New GSC Academic Chair Hosts Nerd Nite
For the past two years, Nerd Nite has been funded by the Graduate Student Council (GSC) and organized by its academic chair to provide graduate students with the opportunity to practice public speaking skills in an informal environment. On Thursday, January 23, Anna Prescott, the newly-appointed academic chair of the GSC, hosted her first Nerd Nite. Around 40 audience members and 5 speakers turned out for the event.
Tyler Walton (Master of Arts in Liberal Studies), who was voted “Nerd of the Nite” at the last Nerd Nite, kicked off the event by discussing more about author J. R. R. Tolkien’s Lord of the Rings works. Walton gave a description of Tengwar, a script created by Tolkien and used by the inhabitants of Middle Earth to write in their own languages.
Next up to present was Erin Tiernan (Master of Arts in Liberal Studies), the current editor of the MALS Journal. Tiernan spoke about the art of “sauntering” and how to stop worrying. Tiernan advised the audience to enjoy life at Dartmouth more and appreciate what graduate school has to offer as a means of getting more in touch with themselves.
Everett Sullivan (Department of Mathematics), another returning Nerd Nite speaker, presented on “hyperbolic geometry,” a non-Euclidean geometry. Linking simple geometric understanding to larger mathematical theories and practices, Sullivan explained the concept of hyperbolic geometry and how it helps scientists from many different fields, such as physical cosmologists and researchers working on brain mapping.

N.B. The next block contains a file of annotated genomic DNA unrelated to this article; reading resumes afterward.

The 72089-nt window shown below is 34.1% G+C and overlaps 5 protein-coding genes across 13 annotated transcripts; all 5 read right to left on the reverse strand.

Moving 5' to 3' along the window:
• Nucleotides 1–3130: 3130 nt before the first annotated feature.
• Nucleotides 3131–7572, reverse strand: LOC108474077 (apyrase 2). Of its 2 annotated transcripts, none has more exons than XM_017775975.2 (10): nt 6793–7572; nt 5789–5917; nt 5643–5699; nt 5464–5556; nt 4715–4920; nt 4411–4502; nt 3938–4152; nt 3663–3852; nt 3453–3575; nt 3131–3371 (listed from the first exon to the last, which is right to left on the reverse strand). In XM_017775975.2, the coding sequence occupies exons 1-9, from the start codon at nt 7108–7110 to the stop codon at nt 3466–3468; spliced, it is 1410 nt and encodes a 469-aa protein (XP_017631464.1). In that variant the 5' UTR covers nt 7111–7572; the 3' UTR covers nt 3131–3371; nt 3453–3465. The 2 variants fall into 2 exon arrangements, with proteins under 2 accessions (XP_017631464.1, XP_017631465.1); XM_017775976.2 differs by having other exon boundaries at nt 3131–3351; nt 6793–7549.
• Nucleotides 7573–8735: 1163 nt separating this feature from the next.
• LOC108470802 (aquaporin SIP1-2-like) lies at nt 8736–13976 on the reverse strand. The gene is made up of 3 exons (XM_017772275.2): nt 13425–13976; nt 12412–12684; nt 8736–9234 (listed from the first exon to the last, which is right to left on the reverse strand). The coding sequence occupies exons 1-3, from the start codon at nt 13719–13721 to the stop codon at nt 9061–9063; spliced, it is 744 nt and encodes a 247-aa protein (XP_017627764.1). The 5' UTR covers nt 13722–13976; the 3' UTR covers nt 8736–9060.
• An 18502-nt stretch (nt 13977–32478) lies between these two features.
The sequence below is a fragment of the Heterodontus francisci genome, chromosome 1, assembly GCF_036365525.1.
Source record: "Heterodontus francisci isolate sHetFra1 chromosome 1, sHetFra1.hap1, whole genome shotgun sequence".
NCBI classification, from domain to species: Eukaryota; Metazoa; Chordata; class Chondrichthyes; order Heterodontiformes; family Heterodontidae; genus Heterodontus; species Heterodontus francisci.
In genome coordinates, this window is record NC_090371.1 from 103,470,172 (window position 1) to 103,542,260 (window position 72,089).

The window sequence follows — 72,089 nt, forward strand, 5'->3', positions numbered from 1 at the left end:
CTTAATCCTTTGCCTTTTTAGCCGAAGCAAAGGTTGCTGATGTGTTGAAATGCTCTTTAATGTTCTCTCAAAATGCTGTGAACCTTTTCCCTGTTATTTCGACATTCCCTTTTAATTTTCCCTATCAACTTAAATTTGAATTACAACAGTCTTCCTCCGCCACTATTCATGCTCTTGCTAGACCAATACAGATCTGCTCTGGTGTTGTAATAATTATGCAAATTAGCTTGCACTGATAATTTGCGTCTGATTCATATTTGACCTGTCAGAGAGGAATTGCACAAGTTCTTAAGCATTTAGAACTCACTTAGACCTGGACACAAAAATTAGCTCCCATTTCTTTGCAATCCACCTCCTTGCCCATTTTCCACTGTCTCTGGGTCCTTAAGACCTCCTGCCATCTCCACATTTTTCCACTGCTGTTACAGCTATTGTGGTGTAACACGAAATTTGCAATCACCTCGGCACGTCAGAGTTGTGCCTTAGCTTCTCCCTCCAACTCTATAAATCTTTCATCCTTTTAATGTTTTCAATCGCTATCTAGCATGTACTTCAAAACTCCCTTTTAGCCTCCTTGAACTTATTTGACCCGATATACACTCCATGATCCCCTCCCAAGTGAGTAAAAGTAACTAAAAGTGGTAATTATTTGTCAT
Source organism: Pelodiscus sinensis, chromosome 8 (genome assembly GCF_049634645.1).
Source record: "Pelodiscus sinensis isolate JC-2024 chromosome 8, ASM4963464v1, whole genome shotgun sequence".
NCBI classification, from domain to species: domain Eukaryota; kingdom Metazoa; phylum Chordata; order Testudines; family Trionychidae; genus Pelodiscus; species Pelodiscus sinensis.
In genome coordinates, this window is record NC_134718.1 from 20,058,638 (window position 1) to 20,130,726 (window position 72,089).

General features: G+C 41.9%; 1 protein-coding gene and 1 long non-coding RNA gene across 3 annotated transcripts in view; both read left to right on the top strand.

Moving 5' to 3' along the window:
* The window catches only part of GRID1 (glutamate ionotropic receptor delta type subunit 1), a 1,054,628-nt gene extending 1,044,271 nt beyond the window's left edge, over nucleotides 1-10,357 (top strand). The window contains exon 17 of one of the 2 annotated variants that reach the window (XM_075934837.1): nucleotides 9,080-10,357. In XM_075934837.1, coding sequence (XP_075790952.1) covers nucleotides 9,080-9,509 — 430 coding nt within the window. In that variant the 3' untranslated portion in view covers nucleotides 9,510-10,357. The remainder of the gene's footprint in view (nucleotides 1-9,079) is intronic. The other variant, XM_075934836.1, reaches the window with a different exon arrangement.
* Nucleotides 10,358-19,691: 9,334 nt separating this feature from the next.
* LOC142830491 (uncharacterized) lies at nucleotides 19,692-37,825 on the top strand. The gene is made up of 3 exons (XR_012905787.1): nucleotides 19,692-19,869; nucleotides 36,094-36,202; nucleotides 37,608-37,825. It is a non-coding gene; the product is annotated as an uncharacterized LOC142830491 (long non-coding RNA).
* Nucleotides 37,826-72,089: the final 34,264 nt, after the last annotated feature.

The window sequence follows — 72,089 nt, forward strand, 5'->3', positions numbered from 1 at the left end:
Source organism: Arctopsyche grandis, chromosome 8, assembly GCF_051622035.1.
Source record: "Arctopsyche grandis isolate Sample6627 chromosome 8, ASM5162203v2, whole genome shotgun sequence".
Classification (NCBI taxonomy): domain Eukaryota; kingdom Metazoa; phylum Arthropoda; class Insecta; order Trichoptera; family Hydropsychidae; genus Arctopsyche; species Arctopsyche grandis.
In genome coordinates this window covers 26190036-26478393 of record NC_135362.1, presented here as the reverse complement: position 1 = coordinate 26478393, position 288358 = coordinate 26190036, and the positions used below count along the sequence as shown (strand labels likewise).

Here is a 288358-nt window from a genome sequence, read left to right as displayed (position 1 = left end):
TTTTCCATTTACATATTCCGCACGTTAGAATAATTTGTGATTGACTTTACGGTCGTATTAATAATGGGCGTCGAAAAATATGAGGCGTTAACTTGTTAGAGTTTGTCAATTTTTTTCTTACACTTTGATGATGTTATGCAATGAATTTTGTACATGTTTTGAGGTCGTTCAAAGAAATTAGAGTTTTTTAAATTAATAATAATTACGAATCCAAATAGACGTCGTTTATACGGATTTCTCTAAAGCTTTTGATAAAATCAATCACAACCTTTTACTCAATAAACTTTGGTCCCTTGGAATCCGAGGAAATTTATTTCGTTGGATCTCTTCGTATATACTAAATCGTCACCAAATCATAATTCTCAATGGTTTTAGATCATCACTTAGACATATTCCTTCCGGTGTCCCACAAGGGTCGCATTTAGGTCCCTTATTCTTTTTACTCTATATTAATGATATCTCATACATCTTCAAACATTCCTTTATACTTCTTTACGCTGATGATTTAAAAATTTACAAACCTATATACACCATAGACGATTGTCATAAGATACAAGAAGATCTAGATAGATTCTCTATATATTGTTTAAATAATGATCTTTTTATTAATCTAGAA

Ethan Woodard (Master of Arts in Liberal Studies) came next and gave a brief but thorough history of comic books. Woodard described the differences between DC Comics and Marvel Comics, while focusing on the issue of continuity in comic book universes. Woodard fielded many questions from the audience about comic book heroes, comic book history, and what he thought about the future of the genre, which sparked interesting conversation among several audience members.
Finally, Zachary Hamaker (Department of Mathematics) spoke about the injustice of elections. Hamaker gave several examples of how elections can be biased. He proposed that there are two alternatives to the injustice of elections: 1) to have only two candidates, or 2) to have a dictatorship. This presentation suggested the need for further research in order to improve elections.
All of the presenters did a great job, and it was very hard to choose the “Nerd of the Nite.” Consequently, Prescott decided it would be best to crown all of the presenters as “Nerds of the Nite,” a decision that was backed by the audience—until one audience member nominated her as “Nerd of the Nite” for hosting the wonderful event.
The Graduate Forum congratulates Prescott on successfully hosting her first Nerd Nite. We look forward to attending more Nerd Nite events in the future!
by Gilbert Rahme